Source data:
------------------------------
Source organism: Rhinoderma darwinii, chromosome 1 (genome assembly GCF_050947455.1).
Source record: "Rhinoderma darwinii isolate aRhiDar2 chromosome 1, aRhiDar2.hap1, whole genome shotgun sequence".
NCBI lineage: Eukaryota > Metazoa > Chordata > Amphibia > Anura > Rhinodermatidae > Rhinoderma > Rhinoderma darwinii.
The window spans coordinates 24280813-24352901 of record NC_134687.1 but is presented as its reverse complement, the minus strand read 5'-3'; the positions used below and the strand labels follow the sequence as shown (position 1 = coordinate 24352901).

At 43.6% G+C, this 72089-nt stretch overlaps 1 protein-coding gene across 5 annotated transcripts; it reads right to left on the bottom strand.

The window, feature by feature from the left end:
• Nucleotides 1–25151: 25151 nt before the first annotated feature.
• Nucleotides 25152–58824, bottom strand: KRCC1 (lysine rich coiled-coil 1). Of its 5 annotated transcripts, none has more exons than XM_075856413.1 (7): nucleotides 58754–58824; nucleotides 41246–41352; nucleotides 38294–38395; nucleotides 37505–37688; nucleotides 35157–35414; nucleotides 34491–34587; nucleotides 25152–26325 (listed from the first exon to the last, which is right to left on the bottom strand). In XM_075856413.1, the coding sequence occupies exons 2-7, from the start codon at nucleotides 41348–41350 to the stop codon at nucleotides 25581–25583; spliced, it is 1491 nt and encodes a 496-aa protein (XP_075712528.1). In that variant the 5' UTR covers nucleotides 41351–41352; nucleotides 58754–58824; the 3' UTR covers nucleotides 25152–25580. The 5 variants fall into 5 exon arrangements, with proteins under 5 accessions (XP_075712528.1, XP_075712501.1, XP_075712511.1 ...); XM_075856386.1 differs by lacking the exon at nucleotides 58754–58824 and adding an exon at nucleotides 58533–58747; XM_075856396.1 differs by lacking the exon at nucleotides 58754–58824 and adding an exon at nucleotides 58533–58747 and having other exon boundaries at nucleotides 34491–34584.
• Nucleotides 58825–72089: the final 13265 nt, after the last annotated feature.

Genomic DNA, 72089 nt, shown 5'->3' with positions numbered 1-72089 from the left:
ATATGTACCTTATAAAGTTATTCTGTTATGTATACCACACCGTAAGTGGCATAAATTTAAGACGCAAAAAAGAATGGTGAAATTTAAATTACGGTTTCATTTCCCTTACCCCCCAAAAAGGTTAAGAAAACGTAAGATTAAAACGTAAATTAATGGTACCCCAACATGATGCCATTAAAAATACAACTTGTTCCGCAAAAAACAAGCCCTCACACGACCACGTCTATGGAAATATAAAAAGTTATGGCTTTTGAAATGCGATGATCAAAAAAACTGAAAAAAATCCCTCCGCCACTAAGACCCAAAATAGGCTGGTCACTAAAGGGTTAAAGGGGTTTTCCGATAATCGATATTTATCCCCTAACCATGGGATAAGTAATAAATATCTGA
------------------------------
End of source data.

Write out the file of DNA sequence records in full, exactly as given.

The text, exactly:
Source organism: Rhinoderma darwinii, chromosome 1 (genome assembly GCF_050947455.1).
Source record: "Rhinoderma darwinii isolate aRhiDar2 chromosome 1, aRhiDar2.hap1, whole genome shotgun sequence".
NCBI lineage: Eukaryota > Metazoa > Chordata > Amphibia > Anura > Rhinodermatidae > Rhinoderma > Rhinoderma darwinii.
The window spans coordinates 24280813-24352901 of record NC_134687.1 but is presented as its reverse complement, the minus strand read 5'-3'; the positions used below and the strand labels follow the sequence as shown (position 1 = coordinate 24352901).

At 43.6% G+C, this 72089-nt stretch overlaps 1 protein-coding gene across 5 annotated transcripts; it reads right to left on the bottom strand.

The window, feature by feature from the left end:
• Nucleotides 1–25151: 25151 nt before the first annotated feature.
• Nucleotides 25152–58824, bottom strand: KRCC1 (lysine rich coiled-coil 1). Of its 5 annotated transcripts, none has more exons than XM_075856413.1 (7): nucleotides 58754–58824; nucleotides 41246–41352; nucleotides 38294–38395; nucleotides 37505–37688; nucleotides 35157–35414; nucleotides 34491–34587; nucleotides 25152–26325 (listed from the first exon to the last, which is right to left on the bottom strand). In XM_075856413.1, the coding sequence occupies exons 2-7, from the start codon at nucleotides 41348–41350 to the stop codon at nucleotides 25581–25583; spliced, it is 1491 nt and encodes a 496-aa protein (XP_075712528.1). In that variant the 5' UTR covers nucleotides 41351–41352; nucleotides 58754–58824; the 3' UTR covers nucleotides 25152–25580. The 5 variants fall into 5 exon arrangements, with proteins under 5 accessions (XP_075712528.1, XP_075712501.1, XP_075712511.1 ...); XM_075856386.1 differs by lacking the exon at nucleotides 58754–58824 and adding an exon at nucleotides 58533–58747; XM_075856396.1 differs by lacking the exon at nucleotides 58754–58824 and adding an exon at nucleotides 58533–58747 and having other exon boundaries at nucleotides 34491–34584.
• Nucleotides 58825–72089: the final 13265 nt, after the last annotated feature.

Genomic DNA, 72089 nt, shown 5'->3' with positions numbered 1-72089 from the left:
ATATGTACCTTATAAAGTTATTCTGTTATGTATACCACACCGTAAGTGGCATAAATTTAAGACGCAAAAAAGAATGGTGAAATTTAAATTACGGTTTCATTTCCCTTACCCCCCAAAAAGGTTAAGAAAACGTAAGATTAAAACGTAAATTAATGGTACCCCAACATGATGCCATTAAAAATACAACTTGTTCCGCAAAAAACAAGCCCTCACACGACCACGTCTATGGAAATATAAAAAGTTATGGCTTTTGAAATGCGATGATCAAAAAAACTGAAAAAAATCCCTCCGCCACTAAGACCCAAAATAGGCTGGTCACTAAAGGGTTAAAGGGGTTTTCCGATAATCGATATTTATCCCCTAACCATGGGATAAGTAATAAATATCTGA